Business leaders can be generous by sharing the success of their companies materially in the form of raises or bonuses, but there are many other ways to be generous. Followers appreciate it when leaders share credit, knowledge, and power, for instance. Being generous in attitude, by assuming that people act with positive intent, also creates a positive atmosphere in the workplace, making followers feel good and motivating them to do their best work.
Sharing power and authority by delegating responsibility is difficult for many managers. Delegation requires more than assigning tasks; it involves giving employees responsibility for certain segments of work. Andersen outlines a three-step process for delegation:
Preparation: The manager defines the area of responsibility to be handed off and how much autonomy the employee will have.
Discussion and agreement: The manager and employee reach an understanding of how the hand-off will take place. To help an employee develop new skills, a manager can designate different areas of responsibility in which he or she has higher or lower confidence of the employee’s ability to perform. The manager can require different levels of reporting for the high-confidence and low-confidence areas.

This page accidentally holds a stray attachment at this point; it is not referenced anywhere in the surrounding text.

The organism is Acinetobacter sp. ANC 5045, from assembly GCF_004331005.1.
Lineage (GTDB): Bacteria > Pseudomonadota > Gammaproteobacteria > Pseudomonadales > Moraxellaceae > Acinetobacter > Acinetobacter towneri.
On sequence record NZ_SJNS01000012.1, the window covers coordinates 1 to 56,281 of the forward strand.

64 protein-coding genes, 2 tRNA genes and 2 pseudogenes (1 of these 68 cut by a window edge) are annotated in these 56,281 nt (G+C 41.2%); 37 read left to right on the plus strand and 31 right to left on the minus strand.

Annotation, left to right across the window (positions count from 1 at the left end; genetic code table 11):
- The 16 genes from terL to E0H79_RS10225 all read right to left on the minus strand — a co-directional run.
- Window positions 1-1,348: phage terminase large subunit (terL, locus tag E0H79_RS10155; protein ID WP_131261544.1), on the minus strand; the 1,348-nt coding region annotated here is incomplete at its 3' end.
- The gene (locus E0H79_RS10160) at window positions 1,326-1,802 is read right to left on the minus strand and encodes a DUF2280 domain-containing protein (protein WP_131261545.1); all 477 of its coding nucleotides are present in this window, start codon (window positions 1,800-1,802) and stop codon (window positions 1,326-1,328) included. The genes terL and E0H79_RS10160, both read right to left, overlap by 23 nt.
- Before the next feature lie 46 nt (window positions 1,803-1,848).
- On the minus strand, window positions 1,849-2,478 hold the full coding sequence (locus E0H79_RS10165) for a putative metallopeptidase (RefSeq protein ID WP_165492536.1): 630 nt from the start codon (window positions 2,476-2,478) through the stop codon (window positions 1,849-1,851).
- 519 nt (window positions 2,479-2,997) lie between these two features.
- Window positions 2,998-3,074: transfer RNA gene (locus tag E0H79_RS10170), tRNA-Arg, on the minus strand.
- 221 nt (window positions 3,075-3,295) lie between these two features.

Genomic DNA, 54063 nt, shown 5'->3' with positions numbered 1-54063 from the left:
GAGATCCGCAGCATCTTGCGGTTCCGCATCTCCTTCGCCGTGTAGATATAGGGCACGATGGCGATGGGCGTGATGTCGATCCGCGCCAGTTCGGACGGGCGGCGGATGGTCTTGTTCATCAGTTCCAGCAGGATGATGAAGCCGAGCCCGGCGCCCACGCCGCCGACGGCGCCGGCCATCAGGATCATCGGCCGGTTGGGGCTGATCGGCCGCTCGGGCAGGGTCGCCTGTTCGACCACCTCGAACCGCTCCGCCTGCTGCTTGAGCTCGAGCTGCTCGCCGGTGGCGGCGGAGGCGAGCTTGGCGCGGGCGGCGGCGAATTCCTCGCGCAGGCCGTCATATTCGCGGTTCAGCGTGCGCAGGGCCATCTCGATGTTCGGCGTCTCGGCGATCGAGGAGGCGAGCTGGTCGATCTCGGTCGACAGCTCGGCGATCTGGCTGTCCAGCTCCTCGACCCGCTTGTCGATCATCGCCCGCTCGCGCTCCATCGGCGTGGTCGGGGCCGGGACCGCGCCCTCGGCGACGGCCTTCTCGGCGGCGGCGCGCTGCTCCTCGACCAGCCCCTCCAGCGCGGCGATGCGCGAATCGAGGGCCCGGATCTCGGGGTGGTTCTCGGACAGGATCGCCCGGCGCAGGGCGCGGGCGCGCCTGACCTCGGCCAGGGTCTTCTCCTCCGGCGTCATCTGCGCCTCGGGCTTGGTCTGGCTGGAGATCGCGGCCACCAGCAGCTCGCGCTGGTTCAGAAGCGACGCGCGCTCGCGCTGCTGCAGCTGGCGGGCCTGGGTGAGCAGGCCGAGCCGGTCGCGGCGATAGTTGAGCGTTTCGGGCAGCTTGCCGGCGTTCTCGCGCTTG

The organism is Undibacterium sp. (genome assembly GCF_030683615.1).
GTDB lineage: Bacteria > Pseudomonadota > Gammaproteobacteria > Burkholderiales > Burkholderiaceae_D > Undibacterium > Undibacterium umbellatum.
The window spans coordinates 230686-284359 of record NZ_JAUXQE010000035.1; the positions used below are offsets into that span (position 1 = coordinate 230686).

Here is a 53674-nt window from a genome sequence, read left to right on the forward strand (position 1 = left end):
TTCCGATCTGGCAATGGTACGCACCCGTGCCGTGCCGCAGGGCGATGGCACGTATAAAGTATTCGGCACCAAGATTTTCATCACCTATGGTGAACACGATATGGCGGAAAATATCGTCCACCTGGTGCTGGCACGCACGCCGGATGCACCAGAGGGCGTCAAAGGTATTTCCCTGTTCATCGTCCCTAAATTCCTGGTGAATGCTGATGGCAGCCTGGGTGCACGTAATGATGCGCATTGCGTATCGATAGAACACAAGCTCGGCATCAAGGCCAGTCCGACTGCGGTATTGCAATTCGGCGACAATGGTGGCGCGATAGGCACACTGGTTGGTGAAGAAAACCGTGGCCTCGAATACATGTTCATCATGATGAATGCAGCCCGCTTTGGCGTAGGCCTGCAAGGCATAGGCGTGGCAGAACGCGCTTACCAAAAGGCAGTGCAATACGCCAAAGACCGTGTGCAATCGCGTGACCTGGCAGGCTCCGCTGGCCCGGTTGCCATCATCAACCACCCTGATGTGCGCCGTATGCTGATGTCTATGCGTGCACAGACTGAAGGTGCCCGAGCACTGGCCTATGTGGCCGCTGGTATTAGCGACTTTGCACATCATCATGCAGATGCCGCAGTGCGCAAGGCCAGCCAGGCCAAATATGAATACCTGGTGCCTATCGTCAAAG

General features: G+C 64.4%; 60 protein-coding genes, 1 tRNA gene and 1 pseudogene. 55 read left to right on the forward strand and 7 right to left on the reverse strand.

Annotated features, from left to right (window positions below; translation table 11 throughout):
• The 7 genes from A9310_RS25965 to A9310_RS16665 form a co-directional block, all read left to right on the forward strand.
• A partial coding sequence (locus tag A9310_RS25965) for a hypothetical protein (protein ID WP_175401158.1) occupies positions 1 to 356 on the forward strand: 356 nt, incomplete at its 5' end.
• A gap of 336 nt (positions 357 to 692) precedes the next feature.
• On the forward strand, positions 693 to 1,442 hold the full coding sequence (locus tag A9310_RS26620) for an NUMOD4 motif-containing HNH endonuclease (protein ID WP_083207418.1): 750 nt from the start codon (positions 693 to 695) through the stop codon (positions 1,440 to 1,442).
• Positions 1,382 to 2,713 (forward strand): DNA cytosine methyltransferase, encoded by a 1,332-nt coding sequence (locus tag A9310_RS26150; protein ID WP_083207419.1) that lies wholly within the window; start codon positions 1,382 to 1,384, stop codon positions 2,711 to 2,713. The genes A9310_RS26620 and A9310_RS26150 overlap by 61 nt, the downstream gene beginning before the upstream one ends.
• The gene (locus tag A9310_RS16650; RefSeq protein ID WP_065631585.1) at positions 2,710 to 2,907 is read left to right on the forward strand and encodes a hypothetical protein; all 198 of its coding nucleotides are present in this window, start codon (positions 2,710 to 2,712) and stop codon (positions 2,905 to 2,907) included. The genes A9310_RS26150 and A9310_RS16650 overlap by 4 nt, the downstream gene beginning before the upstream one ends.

Support: The manager gives the employee feedback. As the worker demonstrates more skill, the manager will hand over more responsibility or reduce oversight for those areas.
Generous leaders hand out praise, credit, positive feedback, and rewards to make employees feel valued and to inspire them to work harder. They also ensure that employees have the resources they need to do their jobs properly, including training, technology, and a safe place to work.